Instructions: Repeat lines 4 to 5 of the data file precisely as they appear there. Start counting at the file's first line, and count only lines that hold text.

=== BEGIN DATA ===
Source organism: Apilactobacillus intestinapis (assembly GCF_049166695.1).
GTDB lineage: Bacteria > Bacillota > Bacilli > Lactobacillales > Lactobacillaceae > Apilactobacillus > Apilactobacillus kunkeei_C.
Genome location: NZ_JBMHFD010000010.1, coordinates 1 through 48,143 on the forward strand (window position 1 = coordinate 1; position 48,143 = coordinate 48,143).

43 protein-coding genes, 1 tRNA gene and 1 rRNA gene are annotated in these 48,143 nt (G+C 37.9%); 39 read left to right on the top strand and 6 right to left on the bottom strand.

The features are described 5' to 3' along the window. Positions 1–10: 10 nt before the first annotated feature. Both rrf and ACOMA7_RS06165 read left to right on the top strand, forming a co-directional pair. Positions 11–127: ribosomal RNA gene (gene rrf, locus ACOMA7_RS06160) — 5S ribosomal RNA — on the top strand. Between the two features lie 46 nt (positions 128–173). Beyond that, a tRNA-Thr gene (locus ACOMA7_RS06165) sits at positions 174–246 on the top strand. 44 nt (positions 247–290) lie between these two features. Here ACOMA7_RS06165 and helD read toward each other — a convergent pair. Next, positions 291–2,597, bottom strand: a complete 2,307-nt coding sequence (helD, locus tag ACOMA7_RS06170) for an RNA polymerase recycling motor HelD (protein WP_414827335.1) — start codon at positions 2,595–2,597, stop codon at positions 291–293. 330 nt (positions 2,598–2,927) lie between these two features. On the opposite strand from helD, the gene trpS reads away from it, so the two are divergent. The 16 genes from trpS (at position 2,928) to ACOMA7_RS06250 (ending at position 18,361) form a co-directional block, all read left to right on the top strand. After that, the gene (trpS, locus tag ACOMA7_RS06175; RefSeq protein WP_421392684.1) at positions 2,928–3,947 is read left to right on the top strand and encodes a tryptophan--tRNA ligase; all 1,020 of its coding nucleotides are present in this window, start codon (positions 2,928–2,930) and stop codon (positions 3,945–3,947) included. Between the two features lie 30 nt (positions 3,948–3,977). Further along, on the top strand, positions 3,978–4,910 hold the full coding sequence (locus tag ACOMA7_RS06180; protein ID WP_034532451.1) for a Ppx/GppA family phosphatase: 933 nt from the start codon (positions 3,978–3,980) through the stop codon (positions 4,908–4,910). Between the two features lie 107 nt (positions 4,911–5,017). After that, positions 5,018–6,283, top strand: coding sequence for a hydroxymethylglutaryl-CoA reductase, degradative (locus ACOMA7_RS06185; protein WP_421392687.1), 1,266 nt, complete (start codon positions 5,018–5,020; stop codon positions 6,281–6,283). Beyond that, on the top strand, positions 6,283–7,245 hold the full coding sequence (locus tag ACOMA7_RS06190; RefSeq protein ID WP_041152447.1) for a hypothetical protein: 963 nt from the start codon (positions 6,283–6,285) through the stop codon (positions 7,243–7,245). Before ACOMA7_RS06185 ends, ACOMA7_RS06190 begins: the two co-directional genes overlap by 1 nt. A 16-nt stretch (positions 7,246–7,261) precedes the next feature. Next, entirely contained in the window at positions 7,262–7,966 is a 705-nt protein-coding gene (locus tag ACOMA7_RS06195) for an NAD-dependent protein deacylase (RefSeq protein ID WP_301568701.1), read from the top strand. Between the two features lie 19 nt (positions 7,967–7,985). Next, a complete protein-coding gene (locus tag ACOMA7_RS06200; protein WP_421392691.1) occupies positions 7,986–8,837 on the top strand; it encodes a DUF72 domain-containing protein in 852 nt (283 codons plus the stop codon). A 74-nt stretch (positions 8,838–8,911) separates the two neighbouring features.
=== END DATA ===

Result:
43 protein-coding genes, 1 tRNA gene and 1 rRNA gene are annotated in these 48,143 nt (G+C 37.9%); 39 read left to right on the top strand and 6 right to left on the bottom strand.

The features are described 5' to 3' along the window. Positions 1–10: 10 nt before the first annotated feature. Both rrf and ACOMA7_RS06165 read left to right on the top strand, forming a co-directional pair. Positions 11–127: ribosomal RNA gene (gene rrf, locus ACOMA7_RS06160) — 5S ribosomal RNA — on the top strand. Between the two features lie 46 nt (positions 128–173). Beyond that, a tRNA-Thr gene (locus ACOMA7_RS06165) sits at positions 174–246 on the top strand. 44 nt (positions 247–290) lie between these two features. Here ACOMA7_RS06165 and helD read toward each other — a convergent pair. Next, positions 291–2,597, bottom strand: a complete 2,307-nt coding sequence (helD, locus tag ACOMA7_RS06170) for an RNA polymerase recycling motor HelD (protein WP_414827335.1) — start codon at positions 2,595–2,597, stop codon at positions 291–293. 330 nt (positions 2,598–2,927) lie between these two features. On the opposite strand from helD, the gene trpS reads away from it, so the two are divergent. The 16 genes from trpS (at position 2,928) to ACOMA7_RS06250 (ending at position 18,361) form a co-directional block, all read left to right on the top strand. After that, the gene (trpS, locus tag ACOMA7_RS06175; RefSeq protein WP_421392684.1) at positions 2,928–3,947 is read left to right on the top strand and encodes a tryptophan--tRNA ligase; all 1,020 of its coding nucleotides are present in this window, start codon (positions 2,928–2,930) and stop codon (positions 3,945–3,947) included. Between the two features lie 30 nt (positions 3,948–3,977). Further along, on the top strand, positions 3,978–4,910 hold the full coding sequence (locus tag ACOMA7_RS06180; protein ID WP_034532451.1) for a Ppx/GppA family phosphatase: 933 nt from the start codon (positions 3,978–3,980) through the stop codon (positions 4,908–4,910). Between the two features lie 107 nt (positions 4,911–5,017). After that, positions 5,018–6,283, top strand: coding sequence for a hydroxymethylglutaryl-CoA reductase, degradative (locus ACOMA7_RS06185; protein WP_421392687.1), 1,266 nt, complete (start codon positions 5,018–5,020; stop codon positions 6,281–6,283). Beyond that, on the top strand, positions 6,283–7,245 hold the full coding sequence (locus tag ACOMA7_RS06190; RefSeq protein ID WP_041152447.1) for a hypothetical protein: 963 nt from the start codon (positions 6,283–6,285) through the stop codon (positions 7,243–7,245). Before ACOMA7_RS06185 ends, ACOMA7_RS06190 begins: the two co-directional genes overlap by 1 nt. A 16-nt stretch (positions 7,246–7,261) precedes the next feature. Next, entirely contained in the window at positions 7,262–7,966 is a 705-nt protein-coding gene (locus tag ACOMA7_RS06195) for an NAD-dependent protein deacylase (RefSeq protein ID WP_301568701.1), read from the top strand. Between the two features lie 19 nt (positions 7,967–7,985). Next, a complete protein-coding gene (locus tag ACOMA7_RS06200; protein WP_421392691.1) occupies positions 7,986–8,837 on the top strand; it encodes a DUF72 domain-containing protein in 852 nt (283 codons plus the stop codon). A 74-nt stretch (positions 8,838–8,911) separates the two neighbouring features.